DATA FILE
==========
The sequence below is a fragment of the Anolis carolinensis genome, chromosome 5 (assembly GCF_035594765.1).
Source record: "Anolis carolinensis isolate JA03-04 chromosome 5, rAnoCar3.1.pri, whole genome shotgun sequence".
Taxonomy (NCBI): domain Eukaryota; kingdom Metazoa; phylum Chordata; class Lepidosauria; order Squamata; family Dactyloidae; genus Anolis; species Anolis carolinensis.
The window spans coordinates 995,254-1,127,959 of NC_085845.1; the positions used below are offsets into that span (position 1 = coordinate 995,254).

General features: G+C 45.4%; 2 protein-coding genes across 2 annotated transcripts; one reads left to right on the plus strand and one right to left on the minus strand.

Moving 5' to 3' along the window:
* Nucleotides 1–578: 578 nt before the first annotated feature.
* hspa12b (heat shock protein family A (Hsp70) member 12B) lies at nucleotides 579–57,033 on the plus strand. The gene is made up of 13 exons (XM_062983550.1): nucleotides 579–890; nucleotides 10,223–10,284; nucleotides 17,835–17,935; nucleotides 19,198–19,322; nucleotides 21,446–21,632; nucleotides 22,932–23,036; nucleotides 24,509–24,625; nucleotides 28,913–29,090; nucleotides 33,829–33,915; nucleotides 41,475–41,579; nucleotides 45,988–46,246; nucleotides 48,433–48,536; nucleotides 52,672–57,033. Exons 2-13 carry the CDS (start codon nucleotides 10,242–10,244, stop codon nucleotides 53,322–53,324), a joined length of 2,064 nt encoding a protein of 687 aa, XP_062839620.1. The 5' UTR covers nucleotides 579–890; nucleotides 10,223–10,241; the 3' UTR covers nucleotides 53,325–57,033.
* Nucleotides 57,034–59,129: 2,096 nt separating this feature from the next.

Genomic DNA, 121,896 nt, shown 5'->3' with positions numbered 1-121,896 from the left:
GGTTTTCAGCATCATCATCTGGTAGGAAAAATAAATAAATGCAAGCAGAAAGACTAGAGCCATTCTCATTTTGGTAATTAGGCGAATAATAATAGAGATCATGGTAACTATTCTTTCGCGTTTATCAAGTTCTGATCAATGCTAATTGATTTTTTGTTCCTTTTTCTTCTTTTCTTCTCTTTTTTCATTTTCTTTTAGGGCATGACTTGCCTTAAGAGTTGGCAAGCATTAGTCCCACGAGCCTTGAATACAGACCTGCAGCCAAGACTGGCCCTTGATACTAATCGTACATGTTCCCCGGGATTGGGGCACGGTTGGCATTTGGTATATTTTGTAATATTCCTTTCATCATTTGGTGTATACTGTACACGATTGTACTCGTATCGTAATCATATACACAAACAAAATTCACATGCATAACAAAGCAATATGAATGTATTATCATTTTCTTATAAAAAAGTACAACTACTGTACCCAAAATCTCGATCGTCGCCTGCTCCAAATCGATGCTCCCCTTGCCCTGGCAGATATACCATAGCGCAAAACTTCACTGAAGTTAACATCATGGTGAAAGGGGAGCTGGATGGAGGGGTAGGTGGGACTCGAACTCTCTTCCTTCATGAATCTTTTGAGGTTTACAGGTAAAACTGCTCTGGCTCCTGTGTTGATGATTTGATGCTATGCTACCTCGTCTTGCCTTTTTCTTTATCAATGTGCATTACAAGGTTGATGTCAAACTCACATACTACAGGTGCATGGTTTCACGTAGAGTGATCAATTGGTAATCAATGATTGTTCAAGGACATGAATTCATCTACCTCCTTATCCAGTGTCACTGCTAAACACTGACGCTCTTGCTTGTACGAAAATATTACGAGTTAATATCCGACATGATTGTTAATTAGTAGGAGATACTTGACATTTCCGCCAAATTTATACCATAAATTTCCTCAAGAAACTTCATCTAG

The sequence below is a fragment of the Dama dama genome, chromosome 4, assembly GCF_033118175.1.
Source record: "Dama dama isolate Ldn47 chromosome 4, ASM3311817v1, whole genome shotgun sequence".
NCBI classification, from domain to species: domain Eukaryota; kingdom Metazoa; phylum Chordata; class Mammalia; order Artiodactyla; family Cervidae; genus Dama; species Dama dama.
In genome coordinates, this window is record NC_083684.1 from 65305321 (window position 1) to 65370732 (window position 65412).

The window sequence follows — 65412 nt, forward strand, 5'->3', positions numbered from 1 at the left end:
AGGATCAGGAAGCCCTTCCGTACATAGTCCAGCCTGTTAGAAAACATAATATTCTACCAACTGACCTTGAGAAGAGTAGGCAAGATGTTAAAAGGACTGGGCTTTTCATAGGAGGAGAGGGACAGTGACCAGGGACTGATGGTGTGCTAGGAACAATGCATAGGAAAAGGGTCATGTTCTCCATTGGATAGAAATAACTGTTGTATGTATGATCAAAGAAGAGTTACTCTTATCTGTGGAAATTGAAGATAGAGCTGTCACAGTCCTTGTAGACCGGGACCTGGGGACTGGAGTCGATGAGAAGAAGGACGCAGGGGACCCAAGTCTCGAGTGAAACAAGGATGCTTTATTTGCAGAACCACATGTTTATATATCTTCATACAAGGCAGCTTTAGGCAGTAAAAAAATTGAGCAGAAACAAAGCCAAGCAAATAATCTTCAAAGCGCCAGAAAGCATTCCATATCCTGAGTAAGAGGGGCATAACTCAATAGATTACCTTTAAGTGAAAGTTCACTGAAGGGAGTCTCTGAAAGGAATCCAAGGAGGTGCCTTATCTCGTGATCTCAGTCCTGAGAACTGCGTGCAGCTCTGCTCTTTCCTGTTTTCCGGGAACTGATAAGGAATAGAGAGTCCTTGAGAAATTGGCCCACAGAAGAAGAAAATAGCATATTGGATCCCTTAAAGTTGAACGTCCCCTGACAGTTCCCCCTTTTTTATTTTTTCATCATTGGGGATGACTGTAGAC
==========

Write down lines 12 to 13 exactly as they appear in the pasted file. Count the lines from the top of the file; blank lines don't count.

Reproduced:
The sequence below is a fragment of the Dama dama genome, chromosome 4, assembly GCF_033118175.1.
Source record: "Dama dama isolate Ldn47 chromosome 4, ASM3311817v1, whole genome shotgun sequence".